(CNN) -- The White House said Thursday that far fewer people than critics projected lost their insurance plans and failed to get new coverage since the rollout of the Affordable Care Act, also known as Obamacare.
The Obama administration also said it would allow those Americans who had their individual insurance policies canceled due to Obamacare to buy catastrophic coverage, as an option, so they do not fall through the cracks at the start of the year.
"This is a common-sense clarification of the law. For the limited number of consumers whose plans have been canceled and are seeking coverage, this is one more option," Health and Human Services spokesperson Joanne Peters told CNN.
HHS said it believes most people affected would have better options but would be given an alternative through a hardship exemption if they believe their choices in the marketplace are more expensive than their canceled plan.
After the administration announced the catastrophic coverage option, reactions poured in from the right and left.
"We are pleased that the administration appears to have responded to the concerns we've raised," a group of five Senate Democrats and one independent said in in a statement.
Earlier in the day, Sens. Mark Warner, Jeanne Shaheen, Mary Landrieu, Heidi Heitkamp and Tim Kaine along with independent Angus King sent a letter to Health and Human Services Secretary Kathleen Sebelius, advocating the change. All are more moderate members of the left from right-leaning states, and many face tough re-elections next November.
"As a result, this clarifies an option that will help those consumers who have had their plans canceled transition more smoothly into the marketplace. We will closely monitor how the administration implements this option, and we remain committed to proposing responsible solutions," the statement said.
Senate Republicans took a harder line.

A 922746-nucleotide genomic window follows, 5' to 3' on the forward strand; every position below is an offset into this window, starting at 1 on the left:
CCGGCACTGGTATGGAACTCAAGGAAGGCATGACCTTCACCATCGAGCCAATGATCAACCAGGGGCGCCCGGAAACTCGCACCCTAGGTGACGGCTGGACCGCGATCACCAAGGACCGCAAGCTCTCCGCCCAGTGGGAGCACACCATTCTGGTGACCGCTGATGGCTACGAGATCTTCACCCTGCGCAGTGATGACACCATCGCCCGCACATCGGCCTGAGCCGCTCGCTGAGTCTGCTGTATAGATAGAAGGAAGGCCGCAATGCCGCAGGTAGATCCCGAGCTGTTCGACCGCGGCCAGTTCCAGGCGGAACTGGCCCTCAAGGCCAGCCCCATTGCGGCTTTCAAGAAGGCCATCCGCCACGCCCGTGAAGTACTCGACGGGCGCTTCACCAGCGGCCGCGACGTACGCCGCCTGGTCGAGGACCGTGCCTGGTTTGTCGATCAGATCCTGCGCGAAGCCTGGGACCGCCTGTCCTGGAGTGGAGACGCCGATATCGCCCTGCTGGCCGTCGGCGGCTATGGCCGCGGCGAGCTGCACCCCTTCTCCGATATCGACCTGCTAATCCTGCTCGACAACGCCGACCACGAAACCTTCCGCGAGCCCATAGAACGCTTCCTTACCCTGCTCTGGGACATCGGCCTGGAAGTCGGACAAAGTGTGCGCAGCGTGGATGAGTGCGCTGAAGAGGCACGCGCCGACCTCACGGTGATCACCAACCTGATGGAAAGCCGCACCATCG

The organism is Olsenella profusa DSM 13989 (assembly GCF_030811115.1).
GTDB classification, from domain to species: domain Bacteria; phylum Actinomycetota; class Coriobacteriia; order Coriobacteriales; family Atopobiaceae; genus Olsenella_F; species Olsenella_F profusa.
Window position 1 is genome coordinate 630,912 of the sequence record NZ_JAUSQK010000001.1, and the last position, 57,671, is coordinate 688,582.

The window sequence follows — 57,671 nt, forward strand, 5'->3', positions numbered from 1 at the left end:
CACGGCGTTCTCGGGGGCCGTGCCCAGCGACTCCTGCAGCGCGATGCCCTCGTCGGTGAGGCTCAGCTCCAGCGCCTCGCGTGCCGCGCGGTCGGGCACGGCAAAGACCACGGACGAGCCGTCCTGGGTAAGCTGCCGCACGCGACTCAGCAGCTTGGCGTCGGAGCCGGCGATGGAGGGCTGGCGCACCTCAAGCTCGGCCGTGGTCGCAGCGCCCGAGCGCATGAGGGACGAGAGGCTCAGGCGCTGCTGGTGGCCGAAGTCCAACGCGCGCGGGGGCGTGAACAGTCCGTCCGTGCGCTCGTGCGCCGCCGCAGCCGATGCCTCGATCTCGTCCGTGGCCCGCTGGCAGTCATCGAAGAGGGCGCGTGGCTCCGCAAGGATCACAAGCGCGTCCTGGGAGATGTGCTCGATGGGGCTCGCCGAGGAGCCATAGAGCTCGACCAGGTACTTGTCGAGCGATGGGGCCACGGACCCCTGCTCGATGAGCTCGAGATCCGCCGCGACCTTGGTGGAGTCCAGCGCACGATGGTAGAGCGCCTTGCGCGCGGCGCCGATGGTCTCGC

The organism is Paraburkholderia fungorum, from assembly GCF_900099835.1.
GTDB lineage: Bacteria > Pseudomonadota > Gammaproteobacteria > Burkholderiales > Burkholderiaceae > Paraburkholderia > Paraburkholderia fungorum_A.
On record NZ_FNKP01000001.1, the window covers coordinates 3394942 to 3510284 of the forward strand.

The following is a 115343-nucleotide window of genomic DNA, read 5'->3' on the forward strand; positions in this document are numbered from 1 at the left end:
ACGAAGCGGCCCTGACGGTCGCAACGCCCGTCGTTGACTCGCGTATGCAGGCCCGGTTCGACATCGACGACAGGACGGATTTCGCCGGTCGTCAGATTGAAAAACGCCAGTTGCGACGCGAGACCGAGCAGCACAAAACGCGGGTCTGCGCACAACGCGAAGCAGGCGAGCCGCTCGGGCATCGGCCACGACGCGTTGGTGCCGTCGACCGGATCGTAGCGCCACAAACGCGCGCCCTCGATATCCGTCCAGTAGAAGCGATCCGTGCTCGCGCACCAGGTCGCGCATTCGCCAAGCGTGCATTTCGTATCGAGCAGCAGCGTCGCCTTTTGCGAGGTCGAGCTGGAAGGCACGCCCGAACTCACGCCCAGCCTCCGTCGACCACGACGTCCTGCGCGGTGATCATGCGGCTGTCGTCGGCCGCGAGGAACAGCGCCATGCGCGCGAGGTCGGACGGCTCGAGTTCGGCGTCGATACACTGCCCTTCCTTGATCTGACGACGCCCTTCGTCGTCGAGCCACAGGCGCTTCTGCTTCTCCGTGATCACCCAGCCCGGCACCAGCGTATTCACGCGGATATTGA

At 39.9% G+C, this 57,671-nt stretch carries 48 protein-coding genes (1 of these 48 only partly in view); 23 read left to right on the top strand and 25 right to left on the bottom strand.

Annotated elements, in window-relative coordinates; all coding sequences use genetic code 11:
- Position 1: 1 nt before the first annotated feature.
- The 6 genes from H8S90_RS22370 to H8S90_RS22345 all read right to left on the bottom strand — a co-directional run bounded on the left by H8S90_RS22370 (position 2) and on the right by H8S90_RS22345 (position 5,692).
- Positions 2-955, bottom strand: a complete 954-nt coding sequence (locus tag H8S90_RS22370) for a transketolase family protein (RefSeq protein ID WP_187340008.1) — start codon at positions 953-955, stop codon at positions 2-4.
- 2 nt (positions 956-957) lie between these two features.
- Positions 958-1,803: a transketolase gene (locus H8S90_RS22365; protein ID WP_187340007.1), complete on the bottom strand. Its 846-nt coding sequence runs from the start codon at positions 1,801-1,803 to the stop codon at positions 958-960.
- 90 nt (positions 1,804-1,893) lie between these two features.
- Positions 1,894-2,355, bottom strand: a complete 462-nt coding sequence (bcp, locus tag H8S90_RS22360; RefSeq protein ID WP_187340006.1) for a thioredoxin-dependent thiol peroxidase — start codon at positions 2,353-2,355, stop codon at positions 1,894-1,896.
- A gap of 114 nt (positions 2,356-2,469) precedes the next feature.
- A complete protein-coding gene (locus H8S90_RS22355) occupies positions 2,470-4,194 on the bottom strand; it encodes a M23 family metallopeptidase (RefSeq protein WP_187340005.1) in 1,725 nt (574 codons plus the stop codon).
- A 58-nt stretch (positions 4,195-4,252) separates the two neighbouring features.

"Holding a fire sale of cheap insurance is not a responsible fix for a broken program. This is a slap in the face to the thousands of Americans who have already purchased expensive insurance through the Obamacare exchanges. Obamacare as originally conceived is a flawed policy and must be repealed," said Sen. Marco Rubio, R-Florida, in a statement.
And the insurance industry responded with a grim warning.
"This latest rule change could cause significant instability in the marketplace and lead to further confusion and disruption for consumers," said America's Health Insurance Plans' president and CEO Karen Ignagni. AHIP is a national group that lobbies for the health insurance companies.
There are fewer than 500,000 people whose health insurance plans were canceled and haven't yet signed up for new ones, administration officials said.
That's far lower than some forecasts by opponents of the health law indicating that millions of policyholders would lose their coverage because their plans did not meet new standards required under the health law.
President Barack Obama had repeatedly promised that people could keep their plans if they liked them under the reforms he championed.
But insurance companies began cutting off many who purchased policies individually. Most Americans who have insurance are covered under employer plans.
Administration officials said on Thursday they expect an enrollment surge ahead of Monday's sign-up deadline to ensure coverage on January 1.
And while officials say enrollment appears "robust and strong" in December, they anticipate a drop-off in January, when a looming deadline isn't spurring people to sign up.
The next spike, they say, will come in March, which is the last month Americans can enroll in insurance before being assessed a penalty.
Enrollment has been increasing since a disappointing start due to the disastrous rollout of the federal website, HealthCare.gov, where consumers can shop and purchase plans.
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